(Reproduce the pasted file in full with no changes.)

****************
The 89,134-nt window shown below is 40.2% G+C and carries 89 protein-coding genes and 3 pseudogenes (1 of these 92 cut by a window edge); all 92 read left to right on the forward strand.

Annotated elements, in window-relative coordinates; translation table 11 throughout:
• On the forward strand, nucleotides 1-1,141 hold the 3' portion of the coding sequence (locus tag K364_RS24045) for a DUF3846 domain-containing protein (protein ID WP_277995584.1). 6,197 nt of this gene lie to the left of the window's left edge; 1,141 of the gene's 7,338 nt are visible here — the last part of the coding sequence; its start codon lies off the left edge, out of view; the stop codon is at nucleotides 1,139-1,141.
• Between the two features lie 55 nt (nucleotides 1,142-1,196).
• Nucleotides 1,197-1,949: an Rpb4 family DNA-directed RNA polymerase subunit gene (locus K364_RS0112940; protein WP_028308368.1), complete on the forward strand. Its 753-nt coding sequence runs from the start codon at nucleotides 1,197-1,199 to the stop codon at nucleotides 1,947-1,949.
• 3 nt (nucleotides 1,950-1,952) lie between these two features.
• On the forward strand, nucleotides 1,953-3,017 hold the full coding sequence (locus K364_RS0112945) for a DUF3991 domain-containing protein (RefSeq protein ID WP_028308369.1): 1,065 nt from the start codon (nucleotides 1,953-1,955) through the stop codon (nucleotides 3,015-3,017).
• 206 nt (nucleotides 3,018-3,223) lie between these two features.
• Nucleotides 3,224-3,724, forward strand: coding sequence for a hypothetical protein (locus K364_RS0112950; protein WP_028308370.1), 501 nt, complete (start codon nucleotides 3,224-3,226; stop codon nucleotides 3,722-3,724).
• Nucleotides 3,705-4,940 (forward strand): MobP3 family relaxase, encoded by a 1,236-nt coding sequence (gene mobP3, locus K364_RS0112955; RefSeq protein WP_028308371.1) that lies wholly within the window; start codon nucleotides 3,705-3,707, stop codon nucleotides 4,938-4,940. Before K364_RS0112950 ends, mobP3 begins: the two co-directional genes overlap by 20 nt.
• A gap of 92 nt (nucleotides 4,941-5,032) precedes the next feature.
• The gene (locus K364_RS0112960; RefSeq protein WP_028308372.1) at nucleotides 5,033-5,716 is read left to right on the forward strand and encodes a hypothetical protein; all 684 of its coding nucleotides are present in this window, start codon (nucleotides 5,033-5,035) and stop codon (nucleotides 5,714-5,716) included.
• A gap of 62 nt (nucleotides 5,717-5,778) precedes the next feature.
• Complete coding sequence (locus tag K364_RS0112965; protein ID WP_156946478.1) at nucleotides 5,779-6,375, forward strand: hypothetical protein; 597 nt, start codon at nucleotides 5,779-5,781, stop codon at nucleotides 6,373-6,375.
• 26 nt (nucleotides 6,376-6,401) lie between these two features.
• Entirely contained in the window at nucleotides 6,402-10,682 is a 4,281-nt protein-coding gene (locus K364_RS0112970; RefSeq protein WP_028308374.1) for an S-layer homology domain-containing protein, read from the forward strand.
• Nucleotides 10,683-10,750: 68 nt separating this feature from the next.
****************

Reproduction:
The 89,134-nt window shown below is 40.2% G+C and carries 89 protein-coding genes and 3 pseudogenes (1 of these 92 cut by a window edge); all 92 read left to right on the forward strand.

Annotated elements, in window-relative coordinates; translation table 11 throughout:
• On the forward strand, nucleotides 1-1,141 hold the 3' portion of the coding sequence (locus tag K364_RS24045) for a DUF3846 domain-containing protein (protein ID WP_277995584.1). 6,197 nt of this gene lie to the left of the window's left edge; 1,141 of the gene's 7,338 nt are visible here — the last part of the coding sequence; its start codon lies off the left edge, out of view; the stop codon is at nucleotides 1,139-1,141.
• Between the two features lie 55 nt (nucleotides 1,142-1,196).
• Nucleotides 1,197-1,949: an Rpb4 family DNA-directed RNA polymerase subunit gene (locus K364_RS0112940; protein WP_028308368.1), complete on the forward strand. Its 753-nt coding sequence runs from the start codon at nucleotides 1,197-1,199 to the stop codon at nucleotides 1,947-1,949.
• 3 nt (nucleotides 1,950-1,952) lie between these two features.
• On the forward strand, nucleotides 1,953-3,017 hold the full coding sequence (locus K364_RS0112945) for a DUF3991 domain-containing protein (RefSeq protein ID WP_028308369.1): 1,065 nt from the start codon (nucleotides 1,953-1,955) through the stop codon (nucleotides 3,015-3,017).
• 206 nt (nucleotides 3,018-3,223) lie between these two features.
• Nucleotides 3,224-3,724, forward strand: coding sequence for a hypothetical protein (locus K364_RS0112950; protein WP_028308370.1), 501 nt, complete (start codon nucleotides 3,224-3,226; stop codon nucleotides 3,722-3,724).
• Nucleotides 3,705-4,940 (forward strand): MobP3 family relaxase, encoded by a 1,236-nt coding sequence (gene mobP3, locus K364_RS0112955; RefSeq protein WP_028308371.1) that lies wholly within the window; start codon nucleotides 3,705-3,707, stop codon nucleotides 4,938-4,940. Before K364_RS0112950 ends, mobP3 begins: the two co-directional genes overlap by 20 nt.
• A gap of 92 nt (nucleotides 4,941-5,032) precedes the next feature.
• The gene (locus K364_RS0112960; RefSeq protein WP_028308372.1) at nucleotides 5,033-5,716 is read left to right on the forward strand and encodes a hypothetical protein; all 684 of its coding nucleotides are present in this window, start codon (nucleotides 5,033-5,035) and stop codon (nucleotides 5,714-5,716) included.
• A gap of 62 nt (nucleotides 5,717-5,778) precedes the next feature.
• Complete coding sequence (locus tag K364_RS0112965; protein ID WP_156946478.1) at nucleotides 5,779-6,375, forward strand: hypothetical protein; 597 nt, start codon at nucleotides 5,779-5,781, stop codon at nucleotides 6,373-6,375.
• 26 nt (nucleotides 6,376-6,401) lie between these two features.
• Entirely contained in the window at nucleotides 6,402-10,682 is a 4,281-nt protein-coding gene (locus K364_RS0112970; RefSeq protein WP_028308374.1) for an S-layer homology domain-containing protein, read from the forward strand.
• Nucleotides 10,683-10,750: 68 nt separating this feature from the next.